Family-owned businesses are the foundation of Main Street, USA. Unfortunately, our cumbersome tax code has kept too many hardworking Americans from passing down their small businesses to the next generation.
The Estate Tax, commonly known as the “Death Tax,” punishes hard-working families with a tax on their business if they try to hand it down to their sons or daughters. This tax can reach as high as 40% — an astounding amount of money. These families are faced with a fine they can’t pay and a business struggling to stay afloat — and many family-owned businesses fail, due to this estate tax.
The horror stories of this tax’s impact are found around the country — and in our own House of Representatives.
In 1939, a man started a car dealership, and built the business until his death, when he passed the family business along to his son. Because of estate tax requirements, his son nearly declared bankruptcy.
That son was Rep. Roger Williams (R-TX). His story represents the struggle many are faced with when attempting to pass their hard work down to the next generation.
Fortunately, for Rep. Williams, he was able to pull the resources together to keep his father’s dealership afloat and still runs the dealership to this day and has more than 100 employees. However, not all Americans are that lucky.
“As a business owner of many years I have seen friends and colleagues lose gains made from a lifetime of hard-work because of Washington’s failed policies, like the death tax.
“I spent two decades cutting checks to the federal government so I, and my business, could be in good legal standing. I have paid Uncle Sam money that could have gone to hiring more workers, money that could have gone to charitable causes.
“Instead, my money was transferred from my business to a bloated government that is 18 trillion dollars in debt.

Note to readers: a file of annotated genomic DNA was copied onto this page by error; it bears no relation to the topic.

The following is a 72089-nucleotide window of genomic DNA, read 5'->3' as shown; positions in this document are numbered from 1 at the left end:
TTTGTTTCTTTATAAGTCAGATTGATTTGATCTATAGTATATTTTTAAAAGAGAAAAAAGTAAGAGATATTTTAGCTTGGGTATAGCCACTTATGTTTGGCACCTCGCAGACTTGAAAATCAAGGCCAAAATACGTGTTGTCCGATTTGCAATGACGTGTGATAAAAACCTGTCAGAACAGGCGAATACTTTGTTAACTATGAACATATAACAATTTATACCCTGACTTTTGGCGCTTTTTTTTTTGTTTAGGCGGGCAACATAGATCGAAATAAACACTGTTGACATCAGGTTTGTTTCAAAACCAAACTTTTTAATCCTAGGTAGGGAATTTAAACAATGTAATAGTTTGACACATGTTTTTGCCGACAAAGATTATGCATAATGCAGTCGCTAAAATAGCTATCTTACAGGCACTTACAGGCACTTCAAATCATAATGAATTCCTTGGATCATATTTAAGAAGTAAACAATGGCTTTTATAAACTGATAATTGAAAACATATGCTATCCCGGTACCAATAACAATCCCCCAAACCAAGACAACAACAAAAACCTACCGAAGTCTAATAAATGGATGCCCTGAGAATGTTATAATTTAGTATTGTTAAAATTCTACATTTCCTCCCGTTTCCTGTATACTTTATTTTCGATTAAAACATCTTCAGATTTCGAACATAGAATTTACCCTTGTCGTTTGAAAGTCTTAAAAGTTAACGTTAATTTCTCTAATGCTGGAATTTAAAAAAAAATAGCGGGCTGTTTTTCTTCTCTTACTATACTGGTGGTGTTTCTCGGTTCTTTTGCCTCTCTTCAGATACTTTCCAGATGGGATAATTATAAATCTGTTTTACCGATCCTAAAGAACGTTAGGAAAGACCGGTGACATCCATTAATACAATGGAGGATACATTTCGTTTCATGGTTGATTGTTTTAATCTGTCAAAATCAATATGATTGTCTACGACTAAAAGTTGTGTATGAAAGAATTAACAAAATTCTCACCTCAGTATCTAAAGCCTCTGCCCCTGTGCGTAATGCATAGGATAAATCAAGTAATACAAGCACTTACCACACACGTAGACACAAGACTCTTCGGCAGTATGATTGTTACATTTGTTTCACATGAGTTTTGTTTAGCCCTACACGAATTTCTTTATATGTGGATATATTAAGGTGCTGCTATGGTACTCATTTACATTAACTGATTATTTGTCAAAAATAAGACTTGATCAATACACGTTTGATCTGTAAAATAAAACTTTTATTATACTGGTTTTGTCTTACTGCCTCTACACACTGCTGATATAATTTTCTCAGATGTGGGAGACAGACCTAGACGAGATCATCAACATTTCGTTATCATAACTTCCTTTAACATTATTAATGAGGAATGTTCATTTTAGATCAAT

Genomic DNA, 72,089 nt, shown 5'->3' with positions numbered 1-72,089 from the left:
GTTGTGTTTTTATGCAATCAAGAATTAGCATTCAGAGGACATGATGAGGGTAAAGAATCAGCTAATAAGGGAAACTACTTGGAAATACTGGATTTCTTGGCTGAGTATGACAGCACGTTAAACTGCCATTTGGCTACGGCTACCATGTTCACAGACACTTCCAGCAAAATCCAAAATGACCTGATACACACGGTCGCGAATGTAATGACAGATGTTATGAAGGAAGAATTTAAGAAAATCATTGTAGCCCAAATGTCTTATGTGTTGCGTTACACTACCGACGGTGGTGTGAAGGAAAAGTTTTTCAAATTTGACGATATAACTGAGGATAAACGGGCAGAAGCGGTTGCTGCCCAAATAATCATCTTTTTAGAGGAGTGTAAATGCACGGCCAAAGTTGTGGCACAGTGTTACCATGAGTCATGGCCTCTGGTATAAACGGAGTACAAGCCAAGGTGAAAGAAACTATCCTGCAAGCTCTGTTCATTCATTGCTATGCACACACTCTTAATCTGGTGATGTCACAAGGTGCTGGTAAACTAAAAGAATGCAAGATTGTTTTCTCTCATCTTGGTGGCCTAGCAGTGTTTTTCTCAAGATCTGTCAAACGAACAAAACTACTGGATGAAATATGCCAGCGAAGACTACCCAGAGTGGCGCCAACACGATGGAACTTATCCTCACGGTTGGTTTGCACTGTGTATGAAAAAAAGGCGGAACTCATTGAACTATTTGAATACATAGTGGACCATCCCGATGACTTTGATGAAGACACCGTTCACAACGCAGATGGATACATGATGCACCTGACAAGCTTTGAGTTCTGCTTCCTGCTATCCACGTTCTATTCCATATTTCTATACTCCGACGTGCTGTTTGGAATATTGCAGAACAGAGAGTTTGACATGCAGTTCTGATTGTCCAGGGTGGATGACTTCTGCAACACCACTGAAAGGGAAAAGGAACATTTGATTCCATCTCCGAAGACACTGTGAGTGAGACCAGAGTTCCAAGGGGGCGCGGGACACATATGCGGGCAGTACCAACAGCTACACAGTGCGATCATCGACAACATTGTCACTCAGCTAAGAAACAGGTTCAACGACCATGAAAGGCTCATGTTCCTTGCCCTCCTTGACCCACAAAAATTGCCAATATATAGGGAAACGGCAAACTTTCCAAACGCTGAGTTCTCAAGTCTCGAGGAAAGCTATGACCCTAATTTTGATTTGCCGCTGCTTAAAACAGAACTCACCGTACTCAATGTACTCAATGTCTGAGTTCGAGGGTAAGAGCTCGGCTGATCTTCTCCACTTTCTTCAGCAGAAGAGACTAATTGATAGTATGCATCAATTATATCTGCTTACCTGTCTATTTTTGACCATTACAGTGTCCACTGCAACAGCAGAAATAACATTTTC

“The death tax has traded job creation for bigger, less responsible government.”
Read more about Rep. Roger Williams family’s story here.
Rep. Kristi Noem (R-SD) has a similar story in a very different landscape. When her father died unexpectedly, their family farm was nearly lost because of an expensive estate tax fine.
Below, she talks about her horrific and costly experience with Greta Van Susteren on Fox News.
“My dad was killed in an accident on our family farm when I was only 21 years old and still taking college classes. We had land, we had machinery, we had cattle, but we didn’t have any money in the bank.
“Just a short time after my father was killed, we had a bill in the mail from the IRS — and it devastated us, because had to figure out how to pay it.
“Our only option was to either sell a piece of ground that had been in our family for generations, or take out a loan. We took out a loan and it took us ten years to pay off this loan.
“Our tax code should be fair… we should make it as simple as possible, yet make it work. We shouldn’t cause policy that would take away family businesses. It doesn’t matter if they have a hardware story, a family restaurant or a family farm — when they have a tragedy happen to their family and then the federal government decides they should have part of that business it’s wrong.”
House Republicans knows what we have in place right now isn’t working — and we’re going to fix it. Death should not be a taxable event. By repealing portions like the Estate Tax, we can reform our cumbersome tax code to help, not hurt, hardworking families across the country.